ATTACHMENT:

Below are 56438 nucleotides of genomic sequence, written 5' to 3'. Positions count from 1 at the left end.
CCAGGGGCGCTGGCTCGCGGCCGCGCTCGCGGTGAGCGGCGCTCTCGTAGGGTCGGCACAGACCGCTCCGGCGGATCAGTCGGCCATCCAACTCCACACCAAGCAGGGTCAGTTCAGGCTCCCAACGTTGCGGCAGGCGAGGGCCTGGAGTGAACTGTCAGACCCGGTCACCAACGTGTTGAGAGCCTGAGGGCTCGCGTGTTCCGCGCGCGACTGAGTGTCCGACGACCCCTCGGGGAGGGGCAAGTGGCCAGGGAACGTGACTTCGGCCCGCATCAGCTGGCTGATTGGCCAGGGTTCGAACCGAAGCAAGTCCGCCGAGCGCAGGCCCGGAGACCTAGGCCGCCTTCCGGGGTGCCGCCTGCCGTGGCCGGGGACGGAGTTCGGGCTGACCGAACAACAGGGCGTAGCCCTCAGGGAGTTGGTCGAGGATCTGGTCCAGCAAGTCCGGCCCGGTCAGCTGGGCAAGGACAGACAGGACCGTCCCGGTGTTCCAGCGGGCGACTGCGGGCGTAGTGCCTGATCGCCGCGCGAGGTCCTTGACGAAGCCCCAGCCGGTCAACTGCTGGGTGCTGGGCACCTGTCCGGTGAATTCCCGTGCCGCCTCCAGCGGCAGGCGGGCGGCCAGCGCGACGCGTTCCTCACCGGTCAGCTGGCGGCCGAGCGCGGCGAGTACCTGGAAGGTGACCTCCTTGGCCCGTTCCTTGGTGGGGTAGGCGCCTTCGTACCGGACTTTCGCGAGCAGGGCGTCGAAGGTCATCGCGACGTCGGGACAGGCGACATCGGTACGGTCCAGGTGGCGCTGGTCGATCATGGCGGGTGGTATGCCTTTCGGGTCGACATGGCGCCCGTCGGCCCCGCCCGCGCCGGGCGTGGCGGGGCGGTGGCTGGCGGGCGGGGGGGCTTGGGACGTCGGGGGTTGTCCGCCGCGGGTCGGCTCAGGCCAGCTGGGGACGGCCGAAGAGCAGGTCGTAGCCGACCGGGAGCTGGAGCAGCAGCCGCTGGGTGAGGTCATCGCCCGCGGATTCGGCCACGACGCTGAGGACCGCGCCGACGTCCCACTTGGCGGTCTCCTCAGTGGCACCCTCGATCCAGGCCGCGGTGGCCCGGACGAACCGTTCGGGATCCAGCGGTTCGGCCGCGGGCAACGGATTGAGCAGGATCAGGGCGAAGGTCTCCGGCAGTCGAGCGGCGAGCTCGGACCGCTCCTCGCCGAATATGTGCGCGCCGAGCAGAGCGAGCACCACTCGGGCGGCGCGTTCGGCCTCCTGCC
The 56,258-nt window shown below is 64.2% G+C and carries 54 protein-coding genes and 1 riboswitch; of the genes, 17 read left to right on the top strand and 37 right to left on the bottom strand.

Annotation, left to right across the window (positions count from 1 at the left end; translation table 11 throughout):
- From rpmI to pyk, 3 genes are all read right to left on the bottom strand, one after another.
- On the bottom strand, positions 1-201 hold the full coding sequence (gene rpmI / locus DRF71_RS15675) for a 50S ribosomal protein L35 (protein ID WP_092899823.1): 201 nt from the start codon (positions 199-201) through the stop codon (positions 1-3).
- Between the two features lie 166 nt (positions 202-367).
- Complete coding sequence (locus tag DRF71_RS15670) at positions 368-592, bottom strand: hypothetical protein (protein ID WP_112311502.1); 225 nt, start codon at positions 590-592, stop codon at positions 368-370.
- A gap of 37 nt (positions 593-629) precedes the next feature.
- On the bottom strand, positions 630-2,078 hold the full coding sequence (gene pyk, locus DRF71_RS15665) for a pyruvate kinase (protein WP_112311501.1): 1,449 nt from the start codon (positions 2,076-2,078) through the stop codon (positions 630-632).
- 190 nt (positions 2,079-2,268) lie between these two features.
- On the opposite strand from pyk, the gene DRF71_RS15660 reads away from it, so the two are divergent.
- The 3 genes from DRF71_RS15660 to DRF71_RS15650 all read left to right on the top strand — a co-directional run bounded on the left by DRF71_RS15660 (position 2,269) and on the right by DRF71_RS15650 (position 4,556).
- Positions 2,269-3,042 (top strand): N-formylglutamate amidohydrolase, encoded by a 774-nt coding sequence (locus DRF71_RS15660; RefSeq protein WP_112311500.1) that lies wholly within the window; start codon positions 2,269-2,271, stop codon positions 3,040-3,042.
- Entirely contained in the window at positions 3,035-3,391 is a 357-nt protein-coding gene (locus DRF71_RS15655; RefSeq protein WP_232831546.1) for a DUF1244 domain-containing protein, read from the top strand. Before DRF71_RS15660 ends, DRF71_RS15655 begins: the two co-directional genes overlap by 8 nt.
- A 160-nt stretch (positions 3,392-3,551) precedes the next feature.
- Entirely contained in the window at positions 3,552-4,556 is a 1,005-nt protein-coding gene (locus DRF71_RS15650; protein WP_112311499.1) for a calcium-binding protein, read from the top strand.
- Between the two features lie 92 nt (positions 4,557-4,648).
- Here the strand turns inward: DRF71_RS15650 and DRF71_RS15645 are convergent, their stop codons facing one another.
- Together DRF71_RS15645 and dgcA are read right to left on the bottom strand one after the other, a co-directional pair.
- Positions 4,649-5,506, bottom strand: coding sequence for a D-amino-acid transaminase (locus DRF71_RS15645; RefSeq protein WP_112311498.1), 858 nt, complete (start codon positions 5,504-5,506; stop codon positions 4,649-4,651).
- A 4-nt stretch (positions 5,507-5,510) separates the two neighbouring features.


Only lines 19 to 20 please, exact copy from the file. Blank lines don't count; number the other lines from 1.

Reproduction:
- Here the strand turns inward: DRF71_RS15650 and DRF71_RS15645 are convergent, their stop codons facing one another.
- Together DRF71_RS15645 and dgcA are read right to left on the bottom strand one after the other, a co-directional pair.